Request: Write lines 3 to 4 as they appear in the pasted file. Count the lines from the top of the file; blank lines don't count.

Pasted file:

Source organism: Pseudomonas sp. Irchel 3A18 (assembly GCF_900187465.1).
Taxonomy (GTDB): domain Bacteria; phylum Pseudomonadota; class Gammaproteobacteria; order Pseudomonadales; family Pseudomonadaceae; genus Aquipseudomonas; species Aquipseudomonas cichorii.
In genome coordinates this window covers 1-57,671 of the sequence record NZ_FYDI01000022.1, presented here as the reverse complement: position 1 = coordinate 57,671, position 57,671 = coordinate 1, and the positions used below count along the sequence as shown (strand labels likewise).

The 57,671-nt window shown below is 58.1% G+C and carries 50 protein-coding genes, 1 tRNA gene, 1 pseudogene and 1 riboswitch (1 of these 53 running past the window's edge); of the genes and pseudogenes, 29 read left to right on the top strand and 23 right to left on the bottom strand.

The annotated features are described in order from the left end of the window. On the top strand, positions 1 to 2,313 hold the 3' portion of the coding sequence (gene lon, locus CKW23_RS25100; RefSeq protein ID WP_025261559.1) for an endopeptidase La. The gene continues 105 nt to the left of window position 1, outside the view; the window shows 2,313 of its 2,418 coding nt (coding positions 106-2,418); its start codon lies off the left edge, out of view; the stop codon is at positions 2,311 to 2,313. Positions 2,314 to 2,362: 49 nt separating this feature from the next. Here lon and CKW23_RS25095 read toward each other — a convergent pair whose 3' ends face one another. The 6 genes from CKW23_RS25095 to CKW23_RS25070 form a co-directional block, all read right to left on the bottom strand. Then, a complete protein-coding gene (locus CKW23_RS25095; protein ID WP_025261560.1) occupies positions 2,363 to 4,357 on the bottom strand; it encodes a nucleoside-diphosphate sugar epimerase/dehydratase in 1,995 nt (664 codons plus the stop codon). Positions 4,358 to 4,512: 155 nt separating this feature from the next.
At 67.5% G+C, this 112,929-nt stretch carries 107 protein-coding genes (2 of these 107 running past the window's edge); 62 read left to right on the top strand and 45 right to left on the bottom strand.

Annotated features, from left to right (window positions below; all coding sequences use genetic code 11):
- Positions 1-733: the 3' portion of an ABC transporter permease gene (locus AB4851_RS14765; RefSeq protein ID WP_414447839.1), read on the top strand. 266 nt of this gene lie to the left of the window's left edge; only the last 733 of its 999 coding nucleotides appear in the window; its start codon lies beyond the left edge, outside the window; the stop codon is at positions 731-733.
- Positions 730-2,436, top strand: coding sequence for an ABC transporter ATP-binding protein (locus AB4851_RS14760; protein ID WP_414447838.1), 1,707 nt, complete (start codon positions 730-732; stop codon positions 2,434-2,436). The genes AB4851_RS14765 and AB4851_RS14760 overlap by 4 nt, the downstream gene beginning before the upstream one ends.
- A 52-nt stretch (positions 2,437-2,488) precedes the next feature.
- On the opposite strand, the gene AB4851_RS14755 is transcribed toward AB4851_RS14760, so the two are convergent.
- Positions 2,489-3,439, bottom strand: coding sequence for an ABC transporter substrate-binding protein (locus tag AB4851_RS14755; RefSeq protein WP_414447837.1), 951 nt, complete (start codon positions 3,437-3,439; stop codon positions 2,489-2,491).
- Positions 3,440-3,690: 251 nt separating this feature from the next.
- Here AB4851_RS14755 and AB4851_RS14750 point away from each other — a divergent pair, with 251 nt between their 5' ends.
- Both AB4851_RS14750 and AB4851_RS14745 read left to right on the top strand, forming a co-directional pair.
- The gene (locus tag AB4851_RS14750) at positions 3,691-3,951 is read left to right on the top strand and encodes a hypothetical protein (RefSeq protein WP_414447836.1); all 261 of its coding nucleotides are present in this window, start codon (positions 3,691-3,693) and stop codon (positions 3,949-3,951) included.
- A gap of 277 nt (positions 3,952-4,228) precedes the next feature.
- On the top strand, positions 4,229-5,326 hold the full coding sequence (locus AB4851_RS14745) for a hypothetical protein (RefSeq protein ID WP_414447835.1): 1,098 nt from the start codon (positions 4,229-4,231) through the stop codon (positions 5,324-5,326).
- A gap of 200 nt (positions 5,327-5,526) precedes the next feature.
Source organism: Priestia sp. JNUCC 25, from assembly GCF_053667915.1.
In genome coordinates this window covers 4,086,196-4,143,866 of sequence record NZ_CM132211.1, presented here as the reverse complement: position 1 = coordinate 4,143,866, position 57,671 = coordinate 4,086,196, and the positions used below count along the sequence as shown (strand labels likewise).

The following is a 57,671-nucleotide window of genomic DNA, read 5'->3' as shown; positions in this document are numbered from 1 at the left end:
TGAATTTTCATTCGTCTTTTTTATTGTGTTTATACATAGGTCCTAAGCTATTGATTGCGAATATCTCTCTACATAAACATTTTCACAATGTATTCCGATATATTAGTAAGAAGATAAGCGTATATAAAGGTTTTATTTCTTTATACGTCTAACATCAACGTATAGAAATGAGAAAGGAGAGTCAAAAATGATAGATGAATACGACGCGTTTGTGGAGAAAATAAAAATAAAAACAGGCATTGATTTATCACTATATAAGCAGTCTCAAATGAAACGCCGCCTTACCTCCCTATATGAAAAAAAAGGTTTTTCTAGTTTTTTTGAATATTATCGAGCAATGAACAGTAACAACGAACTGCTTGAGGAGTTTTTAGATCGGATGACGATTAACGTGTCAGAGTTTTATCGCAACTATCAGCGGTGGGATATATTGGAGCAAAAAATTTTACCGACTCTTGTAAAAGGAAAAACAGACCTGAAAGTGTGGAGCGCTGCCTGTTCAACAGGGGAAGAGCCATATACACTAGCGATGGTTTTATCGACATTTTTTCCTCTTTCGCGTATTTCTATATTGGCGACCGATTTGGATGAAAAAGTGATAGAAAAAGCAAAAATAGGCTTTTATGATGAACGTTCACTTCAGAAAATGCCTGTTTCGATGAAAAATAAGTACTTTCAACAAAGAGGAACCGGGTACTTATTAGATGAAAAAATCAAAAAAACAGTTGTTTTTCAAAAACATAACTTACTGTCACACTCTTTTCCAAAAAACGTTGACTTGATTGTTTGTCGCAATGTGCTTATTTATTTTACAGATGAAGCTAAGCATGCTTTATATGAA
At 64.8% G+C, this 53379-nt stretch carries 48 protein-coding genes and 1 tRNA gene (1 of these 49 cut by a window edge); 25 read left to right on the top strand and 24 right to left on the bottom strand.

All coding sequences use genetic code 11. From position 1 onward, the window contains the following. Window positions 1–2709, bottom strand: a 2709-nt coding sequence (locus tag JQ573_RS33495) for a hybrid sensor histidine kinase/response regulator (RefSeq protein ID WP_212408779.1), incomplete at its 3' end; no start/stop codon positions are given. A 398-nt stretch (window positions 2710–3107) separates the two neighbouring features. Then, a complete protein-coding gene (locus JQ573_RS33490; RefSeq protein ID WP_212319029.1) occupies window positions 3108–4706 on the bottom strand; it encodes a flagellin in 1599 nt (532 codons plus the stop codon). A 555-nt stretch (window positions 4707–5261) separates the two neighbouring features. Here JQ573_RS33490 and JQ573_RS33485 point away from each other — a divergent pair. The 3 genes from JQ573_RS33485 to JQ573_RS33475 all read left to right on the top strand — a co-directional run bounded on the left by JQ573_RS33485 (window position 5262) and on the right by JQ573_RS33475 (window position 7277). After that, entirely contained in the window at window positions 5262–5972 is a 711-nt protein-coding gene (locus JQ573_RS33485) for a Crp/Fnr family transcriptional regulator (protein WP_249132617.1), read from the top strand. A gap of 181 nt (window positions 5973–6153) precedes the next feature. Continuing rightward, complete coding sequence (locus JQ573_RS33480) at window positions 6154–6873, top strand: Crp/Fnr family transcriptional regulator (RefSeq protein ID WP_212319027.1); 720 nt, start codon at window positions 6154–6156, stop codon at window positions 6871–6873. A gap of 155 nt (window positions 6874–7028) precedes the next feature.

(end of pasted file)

In genome coordinates this window covers 1-57,671 of the sequence record NZ_FYDI01000022.1, presented here as the reverse complement: position 1 = coordinate 57,671, position 57,671 = coordinate 1, and the positions used below count along the sequence as shown (strand labels likewise).

The 57,671-nt window shown below is 58.1% G+C and carries 50 protein-coding genes, 1 tRNA gene, 1 pseudogene and 1 riboswitch (1 of these 53 running past the window's edge); of the genes and pseudogenes, 29 read left to right on the top strand and 23 right to left on the bottom strand.